Table of contents
1 Credit card numbering
2 Credit card organizations
3 Collectible Credit Cards
4 External links

Credit card numbering

The numbers found on credit cards have a certain amount of internal structure, and share a common numbering scheme.

The card number's prefix is the sequence of digits at the beginning of the number that determine the credit card network to which the number belongs. The card number's length is its number of digits.

The prefixes and lengths for the most common card types are:

Card TypePrefix(es)Length(s)
Visa413 or 16
American Express34 or 3715
Diners Club / Carte Blanche300-305, 36, or 3814

All legitimate credit card numbers pass a checksum test. The checksum test for credit card numbers is the Luhn formula, described in Annex B to ISO/IEC 7812, Part 1.

Credit card organizations

Collectible Credit Cards

A growing field of numismatics, credit card collectors seek to collect various embodiments of credit from the now familiar plastic cards to older paper merchant cards, and even metal tokens that were accepted as merchant credit cards.

See also: Loan, Electronic money

External links

Credit money

Credit money is money that is backed by a promise to pay other than that of the state.

Examples of credit money: bank deposits, credit card loans.

During the Crusades in Europe, precious goods would be entrusted to the Catholic Church's Knights Templar, who effectively created a system of modern credit accounts. Over time this system grew into the credit money that we know today, where banks create money by approving loans - although the risk and reserve policies of each national central bank sets a limit on this.

Sometimes, as in the U.S.A. during the Great Depression, trust in bank policies drops very low and government must intervene to keep the industry of credit in operation.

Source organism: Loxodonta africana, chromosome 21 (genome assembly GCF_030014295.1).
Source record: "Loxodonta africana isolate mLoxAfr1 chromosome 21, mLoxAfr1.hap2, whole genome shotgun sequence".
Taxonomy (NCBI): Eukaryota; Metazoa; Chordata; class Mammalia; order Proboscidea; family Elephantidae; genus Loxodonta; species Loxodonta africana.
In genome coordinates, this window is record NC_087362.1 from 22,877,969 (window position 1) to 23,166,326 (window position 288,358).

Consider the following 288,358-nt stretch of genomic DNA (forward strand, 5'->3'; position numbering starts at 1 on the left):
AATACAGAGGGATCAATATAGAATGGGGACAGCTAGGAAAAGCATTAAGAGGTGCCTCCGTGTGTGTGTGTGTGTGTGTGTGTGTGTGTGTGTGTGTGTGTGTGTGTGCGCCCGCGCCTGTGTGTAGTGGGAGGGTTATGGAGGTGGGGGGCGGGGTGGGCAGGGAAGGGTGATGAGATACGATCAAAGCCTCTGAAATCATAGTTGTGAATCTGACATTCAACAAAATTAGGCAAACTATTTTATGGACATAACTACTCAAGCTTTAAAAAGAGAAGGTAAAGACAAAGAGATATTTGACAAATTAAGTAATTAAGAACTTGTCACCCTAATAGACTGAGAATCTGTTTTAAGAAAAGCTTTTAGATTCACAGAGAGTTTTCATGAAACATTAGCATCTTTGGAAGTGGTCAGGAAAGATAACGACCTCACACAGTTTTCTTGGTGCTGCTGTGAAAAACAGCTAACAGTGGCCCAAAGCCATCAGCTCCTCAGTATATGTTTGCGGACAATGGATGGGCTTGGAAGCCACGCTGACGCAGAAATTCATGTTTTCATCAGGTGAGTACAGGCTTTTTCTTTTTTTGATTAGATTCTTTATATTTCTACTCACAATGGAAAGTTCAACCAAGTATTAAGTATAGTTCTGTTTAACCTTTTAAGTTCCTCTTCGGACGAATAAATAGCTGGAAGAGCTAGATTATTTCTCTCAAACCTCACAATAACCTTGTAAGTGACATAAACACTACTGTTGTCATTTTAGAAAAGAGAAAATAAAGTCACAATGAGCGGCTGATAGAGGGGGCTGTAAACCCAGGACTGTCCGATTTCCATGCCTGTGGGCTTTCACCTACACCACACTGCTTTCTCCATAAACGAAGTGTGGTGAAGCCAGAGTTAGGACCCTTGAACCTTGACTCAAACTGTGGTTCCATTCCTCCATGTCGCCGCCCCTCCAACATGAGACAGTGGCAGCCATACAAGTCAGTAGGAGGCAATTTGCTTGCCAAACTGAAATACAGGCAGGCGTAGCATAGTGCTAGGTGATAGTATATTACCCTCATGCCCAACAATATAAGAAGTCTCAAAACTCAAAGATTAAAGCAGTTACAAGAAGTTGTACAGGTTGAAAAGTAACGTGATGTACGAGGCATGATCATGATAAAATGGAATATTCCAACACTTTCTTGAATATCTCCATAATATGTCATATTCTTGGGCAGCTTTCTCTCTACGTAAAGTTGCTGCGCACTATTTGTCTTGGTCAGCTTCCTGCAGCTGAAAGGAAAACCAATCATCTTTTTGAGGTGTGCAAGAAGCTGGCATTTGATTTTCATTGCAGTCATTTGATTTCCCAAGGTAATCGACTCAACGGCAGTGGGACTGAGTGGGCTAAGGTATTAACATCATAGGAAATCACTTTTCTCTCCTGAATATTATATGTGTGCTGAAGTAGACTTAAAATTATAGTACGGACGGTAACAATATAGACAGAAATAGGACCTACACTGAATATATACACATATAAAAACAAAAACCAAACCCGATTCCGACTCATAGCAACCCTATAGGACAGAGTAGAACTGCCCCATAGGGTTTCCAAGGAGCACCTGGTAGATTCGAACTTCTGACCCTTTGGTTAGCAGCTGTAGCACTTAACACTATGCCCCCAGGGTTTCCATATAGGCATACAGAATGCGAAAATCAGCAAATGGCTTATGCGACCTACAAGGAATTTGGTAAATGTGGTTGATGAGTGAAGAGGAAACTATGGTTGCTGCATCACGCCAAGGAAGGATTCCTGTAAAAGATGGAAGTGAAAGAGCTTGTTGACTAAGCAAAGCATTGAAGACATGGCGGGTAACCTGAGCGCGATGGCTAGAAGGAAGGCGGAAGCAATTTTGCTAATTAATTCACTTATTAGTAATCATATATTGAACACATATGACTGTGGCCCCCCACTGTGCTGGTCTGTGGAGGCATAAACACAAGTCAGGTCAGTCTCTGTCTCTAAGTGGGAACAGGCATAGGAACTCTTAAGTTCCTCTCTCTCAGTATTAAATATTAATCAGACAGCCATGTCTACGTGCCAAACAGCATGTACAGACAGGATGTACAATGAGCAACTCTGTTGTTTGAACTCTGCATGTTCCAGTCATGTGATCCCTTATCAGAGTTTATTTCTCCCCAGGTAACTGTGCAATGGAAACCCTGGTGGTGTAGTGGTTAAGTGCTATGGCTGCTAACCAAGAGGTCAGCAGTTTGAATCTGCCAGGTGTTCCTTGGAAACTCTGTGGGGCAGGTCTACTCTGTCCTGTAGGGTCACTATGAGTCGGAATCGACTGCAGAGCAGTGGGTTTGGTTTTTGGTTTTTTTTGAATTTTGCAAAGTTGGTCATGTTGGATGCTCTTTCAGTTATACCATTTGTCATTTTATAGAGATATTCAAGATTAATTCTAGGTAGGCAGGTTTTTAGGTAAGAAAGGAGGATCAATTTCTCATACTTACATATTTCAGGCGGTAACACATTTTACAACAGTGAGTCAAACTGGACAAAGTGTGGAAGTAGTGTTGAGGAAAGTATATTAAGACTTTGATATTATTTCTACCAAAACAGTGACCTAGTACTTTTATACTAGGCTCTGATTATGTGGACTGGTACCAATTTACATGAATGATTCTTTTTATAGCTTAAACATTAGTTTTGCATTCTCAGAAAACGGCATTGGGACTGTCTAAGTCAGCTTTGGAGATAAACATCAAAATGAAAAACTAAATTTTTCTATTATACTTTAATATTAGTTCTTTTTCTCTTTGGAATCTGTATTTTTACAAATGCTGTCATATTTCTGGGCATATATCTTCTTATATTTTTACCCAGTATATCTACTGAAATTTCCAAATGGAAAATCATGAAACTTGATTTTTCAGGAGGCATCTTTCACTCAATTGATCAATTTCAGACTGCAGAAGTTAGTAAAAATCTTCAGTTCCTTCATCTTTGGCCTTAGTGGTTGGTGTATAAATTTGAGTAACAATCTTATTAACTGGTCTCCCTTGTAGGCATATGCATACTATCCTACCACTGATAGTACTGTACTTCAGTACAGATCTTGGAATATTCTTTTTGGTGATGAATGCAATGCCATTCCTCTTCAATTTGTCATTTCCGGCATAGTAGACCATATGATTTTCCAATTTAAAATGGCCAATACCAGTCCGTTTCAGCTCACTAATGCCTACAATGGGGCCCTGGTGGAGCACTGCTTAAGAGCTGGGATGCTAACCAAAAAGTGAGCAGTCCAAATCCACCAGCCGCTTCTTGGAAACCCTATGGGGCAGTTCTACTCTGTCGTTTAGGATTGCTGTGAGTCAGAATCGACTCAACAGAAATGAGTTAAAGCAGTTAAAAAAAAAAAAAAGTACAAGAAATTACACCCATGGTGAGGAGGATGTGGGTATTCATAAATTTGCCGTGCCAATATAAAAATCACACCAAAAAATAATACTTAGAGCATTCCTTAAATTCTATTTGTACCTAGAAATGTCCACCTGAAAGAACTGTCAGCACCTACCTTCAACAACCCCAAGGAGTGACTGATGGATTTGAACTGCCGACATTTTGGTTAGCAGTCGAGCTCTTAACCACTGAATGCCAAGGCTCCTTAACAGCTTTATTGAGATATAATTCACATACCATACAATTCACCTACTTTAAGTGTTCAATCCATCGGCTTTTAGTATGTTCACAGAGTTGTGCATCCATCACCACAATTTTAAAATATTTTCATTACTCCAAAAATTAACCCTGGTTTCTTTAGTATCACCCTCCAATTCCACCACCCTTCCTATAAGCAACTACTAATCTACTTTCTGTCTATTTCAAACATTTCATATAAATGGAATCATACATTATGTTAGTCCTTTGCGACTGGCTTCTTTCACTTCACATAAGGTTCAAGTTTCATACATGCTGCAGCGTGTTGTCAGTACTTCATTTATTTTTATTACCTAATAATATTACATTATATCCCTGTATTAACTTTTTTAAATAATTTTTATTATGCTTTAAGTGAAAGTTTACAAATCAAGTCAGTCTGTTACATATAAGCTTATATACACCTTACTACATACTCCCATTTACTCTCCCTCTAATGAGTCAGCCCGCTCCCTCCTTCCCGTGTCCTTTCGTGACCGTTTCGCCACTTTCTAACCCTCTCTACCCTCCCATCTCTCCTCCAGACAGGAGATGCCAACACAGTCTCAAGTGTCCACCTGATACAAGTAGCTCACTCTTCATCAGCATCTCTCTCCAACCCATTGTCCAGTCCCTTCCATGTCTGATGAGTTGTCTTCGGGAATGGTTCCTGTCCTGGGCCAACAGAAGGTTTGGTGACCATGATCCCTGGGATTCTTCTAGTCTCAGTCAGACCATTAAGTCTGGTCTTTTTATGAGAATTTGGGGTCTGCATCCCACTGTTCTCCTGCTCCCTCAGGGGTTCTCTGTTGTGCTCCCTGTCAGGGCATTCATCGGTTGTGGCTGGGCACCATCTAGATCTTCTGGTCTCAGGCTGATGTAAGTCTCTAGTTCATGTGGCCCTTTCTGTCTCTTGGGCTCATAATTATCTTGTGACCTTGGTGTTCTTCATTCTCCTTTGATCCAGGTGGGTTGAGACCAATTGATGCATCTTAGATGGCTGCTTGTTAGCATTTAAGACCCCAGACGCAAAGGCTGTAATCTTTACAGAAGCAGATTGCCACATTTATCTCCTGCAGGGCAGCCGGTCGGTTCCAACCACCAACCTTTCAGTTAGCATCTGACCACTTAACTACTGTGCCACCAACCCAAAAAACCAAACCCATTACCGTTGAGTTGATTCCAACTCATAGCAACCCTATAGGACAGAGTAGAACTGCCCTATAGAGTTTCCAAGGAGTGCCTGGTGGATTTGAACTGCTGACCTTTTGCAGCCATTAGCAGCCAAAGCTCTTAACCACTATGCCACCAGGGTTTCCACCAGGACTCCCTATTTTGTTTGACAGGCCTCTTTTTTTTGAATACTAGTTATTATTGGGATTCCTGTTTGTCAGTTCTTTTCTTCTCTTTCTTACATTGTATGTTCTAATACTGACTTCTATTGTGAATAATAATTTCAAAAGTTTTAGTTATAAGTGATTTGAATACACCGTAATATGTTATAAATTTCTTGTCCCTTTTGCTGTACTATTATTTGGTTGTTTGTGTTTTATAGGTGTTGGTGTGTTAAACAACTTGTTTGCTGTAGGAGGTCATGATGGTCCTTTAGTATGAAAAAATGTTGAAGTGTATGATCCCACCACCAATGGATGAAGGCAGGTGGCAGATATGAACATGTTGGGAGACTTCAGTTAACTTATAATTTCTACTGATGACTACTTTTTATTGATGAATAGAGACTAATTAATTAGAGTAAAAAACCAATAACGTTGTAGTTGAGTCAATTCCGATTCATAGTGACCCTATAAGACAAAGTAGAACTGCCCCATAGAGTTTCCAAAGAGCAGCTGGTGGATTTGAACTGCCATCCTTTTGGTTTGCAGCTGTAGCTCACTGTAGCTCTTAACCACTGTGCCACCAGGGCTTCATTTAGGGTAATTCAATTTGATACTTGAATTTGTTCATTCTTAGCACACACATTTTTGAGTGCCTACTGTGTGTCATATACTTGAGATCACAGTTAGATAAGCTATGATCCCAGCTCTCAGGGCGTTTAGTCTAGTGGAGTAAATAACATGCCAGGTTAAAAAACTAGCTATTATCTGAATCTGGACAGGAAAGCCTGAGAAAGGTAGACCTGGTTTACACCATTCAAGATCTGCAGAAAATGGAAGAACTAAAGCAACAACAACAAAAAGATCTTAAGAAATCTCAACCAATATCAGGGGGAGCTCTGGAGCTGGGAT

See also:

External references:

Credit risk

The risk of loss due to a counterpary defaulting on a contract, or more generally the risk of loss due to some "credit event". Traditionally this applied to bonds where debt holders were concerned that the counterparty to whom they've made a loan might default on a payment (coupon or principal). For that reason, credit risk is sometimes also called default risk.

Credit Insurance

Credit Insurance is an insurance policy associated with a specific loan or line of credit which pays back some or all of any monies owed should certain things happen to the borrower, such as death, disability, or unemployment.

The costs (called a "premium") for this are usually charged monthly, depending on the balance owed, and depending on the usage of the loan or line, could almost double the cost of it (on the opposite spectrum clever usage could avoid having to pay almost any premium at all).

The sale of credit insurance is controversial because it is almost always cheaper for an individual to forgo credit insurance, and instead have a term life insurance to cover the credit balance.

In addition, there is a even more very contraversial practice (called single premium credit insurance), usually associated with the sub prime lending industry, of charging the premium only one time at the begining of the loan. For example, charging 5000 dollars at the time of a mortgage refinance, which is usually financed (added to the total loan amount) as part of the loan. This is considered very bad by critics, since doing this is only cheaper if one is sure that one is going to stay with the loan forever and not refinance. Critics contend most people do not realize this and lose money by refininaning once again, thereby loosing the benifits of the credit insurance.

This page created and maintained by Jamie Sanderson.
© Jamie Sanderson 1999-2005.